COLUMBIA — Robin Pingeton thought she saw it.
With 4:36 left to play, the Missouri women's basketball team forced Texas A&M's Curtyce Knox into a contested 3-pointer with the shot clock expiring. As the ball left Knox's hand, Missouri's head coach and many of her players on the court thought they saw the referee raise her hand to her head to signal a shot-clock violation.
When Missouri guard Maddie Stock pulled down the rebound, she tossed the ball to a nearby official. The official stepped aside and watched the ball roll out of bounds, giving possession back to the Aggies.
The referees did not blow their whistles, and a shot clock violation was not called.
Missouri went on to get a defensive stop on the following possession, but the Tigers could not come away with a victory, dropping their third straight game 62-57.
"I really felt like the official went to her head for the shot clock violation sign," Pingeton said. "I think that's what our players saw, and we assumed it's a violation."
Pingeton said she did not hear a whistle and understands the team's third consecutive loss to a ranked opponent cannot be blamed on one possession.
"It's a big possession, but there's a couple other big possessions there too that we didn't execute," she said. "We got to take ownership of that. We can't put that on officiating, we've gotta play through it until you hear a whistle, and that's part of the game."
Missouri's sharpshooters got off to a hot start against the Southeastern Conference's top 3-point defense. In a span of just over a minute, Missouri guards Morgan Eye and Morgan Stock combined for 9 points from beyond the arc and gave the Tigers an early 11-7 lead.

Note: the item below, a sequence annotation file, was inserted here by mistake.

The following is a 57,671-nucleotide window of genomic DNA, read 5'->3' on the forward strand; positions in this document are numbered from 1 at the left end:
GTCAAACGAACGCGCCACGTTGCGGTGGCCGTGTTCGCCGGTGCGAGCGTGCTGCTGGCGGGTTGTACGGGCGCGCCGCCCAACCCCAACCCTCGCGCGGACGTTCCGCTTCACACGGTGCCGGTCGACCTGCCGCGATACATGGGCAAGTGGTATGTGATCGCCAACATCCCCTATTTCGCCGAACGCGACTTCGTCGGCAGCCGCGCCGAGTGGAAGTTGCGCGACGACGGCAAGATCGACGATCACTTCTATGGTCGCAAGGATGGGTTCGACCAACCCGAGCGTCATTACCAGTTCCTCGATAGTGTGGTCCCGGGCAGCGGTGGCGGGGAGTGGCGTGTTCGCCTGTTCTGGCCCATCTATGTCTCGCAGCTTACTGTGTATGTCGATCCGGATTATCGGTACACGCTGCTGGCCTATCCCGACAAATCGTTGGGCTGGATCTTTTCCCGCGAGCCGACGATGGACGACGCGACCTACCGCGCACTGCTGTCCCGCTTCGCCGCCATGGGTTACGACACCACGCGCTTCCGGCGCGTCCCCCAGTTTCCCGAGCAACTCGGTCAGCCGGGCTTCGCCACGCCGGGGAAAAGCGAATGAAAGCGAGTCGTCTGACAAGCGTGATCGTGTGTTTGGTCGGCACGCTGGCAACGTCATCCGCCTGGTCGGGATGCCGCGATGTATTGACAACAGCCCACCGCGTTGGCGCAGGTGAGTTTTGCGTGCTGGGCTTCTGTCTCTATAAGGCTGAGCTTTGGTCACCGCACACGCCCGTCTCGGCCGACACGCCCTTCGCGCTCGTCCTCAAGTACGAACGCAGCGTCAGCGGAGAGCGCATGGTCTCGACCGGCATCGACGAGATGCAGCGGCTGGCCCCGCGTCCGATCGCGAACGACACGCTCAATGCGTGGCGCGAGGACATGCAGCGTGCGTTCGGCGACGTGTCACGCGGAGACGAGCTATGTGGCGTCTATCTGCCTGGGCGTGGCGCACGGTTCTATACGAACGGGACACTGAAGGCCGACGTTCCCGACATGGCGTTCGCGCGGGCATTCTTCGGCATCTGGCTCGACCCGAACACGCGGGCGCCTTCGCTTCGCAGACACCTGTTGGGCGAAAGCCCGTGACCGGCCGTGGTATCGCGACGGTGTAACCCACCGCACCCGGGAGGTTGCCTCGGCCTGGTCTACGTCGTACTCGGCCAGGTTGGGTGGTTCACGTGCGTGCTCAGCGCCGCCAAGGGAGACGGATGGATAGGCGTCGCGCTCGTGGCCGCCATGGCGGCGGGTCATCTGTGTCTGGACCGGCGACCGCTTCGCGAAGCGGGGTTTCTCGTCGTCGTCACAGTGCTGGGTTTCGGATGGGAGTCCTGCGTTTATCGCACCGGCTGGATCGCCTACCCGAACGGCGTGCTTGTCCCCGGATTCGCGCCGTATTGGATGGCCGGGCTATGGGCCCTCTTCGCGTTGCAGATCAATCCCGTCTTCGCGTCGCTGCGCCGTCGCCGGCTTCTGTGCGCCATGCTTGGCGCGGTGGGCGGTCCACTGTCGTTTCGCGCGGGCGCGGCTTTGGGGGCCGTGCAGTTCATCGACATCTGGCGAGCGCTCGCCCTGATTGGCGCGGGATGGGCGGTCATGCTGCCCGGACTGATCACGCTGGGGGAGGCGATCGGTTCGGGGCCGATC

Missouri would retain the lead for the majority of the half, until the Aggies mounted a late 13-4 run and pulled ahead 22-21.
As the half drew to a close, Eye was able to break free for two open 3-pointers and put her team up once again. Those open looks, which helped put Missouri up 33-31 at halftime, were the last she would make.
The Aggies started the second half strong, connecting on their first four offensive possessions and regaining the lead.
A&M also shut down Missouri's best deep threat. The Aggies denied Eye the ball and limited the Tigers, who lead the conference in 3-point makes per game, to 0-for-5 shooting from deep in the second half.
The Aggies, who extended their winning streak to nine on Thursday night, have limited their opponents to 24 percent shooting from beyond the arc.
"I would say A&M is the best defensive team we've played this season so far," Pingeton said.
Texas A&M's Courtney Walker led all scorers with 21 points. Eye, who posted 15 in the first half, ended the game with 19.
After posting a career-high 30 points against LSU last week, Missouri's leading scorer Bri Kulas was limited to 14 points, but pulled down 11 rebounds.
Texas A&M coach Gary Blair applauded Kulas' scoring ability.
"She's just a great player, one of the best in our league, but we made her work for it," Blair said. "I think you've got a bona fide first-team all-SEC player in Kulas."
Missouri's third consecutive loss marks the halfway point of a grueling eight-game stretch for the Tigers. After Missouri played four straight top-25 teams, three of its next four opponents are also in the top 25.
"I give a lot of credit to Missouri — they're going through a tough stretch, seven out of eight ranked teams they've played," Blair said. "But this is the SEC. We're not in the Big 12 anymore."
Pingeton understands her team can grow from the tough schedule.
"Losing is no fun," she said. "I'm probably the worst loser you'll ever meet, but I'm going to keep things in perspective and not just evaluate my team by that scoreboard."
Missouri plays next at 2 p.m. Sunday at Mississippi State, the lone unranked team in this eight-game stretch.
Supervising editor is Sean Morrison: sports@ColumbiaMissourian.com, 882-5730.
Box score available here.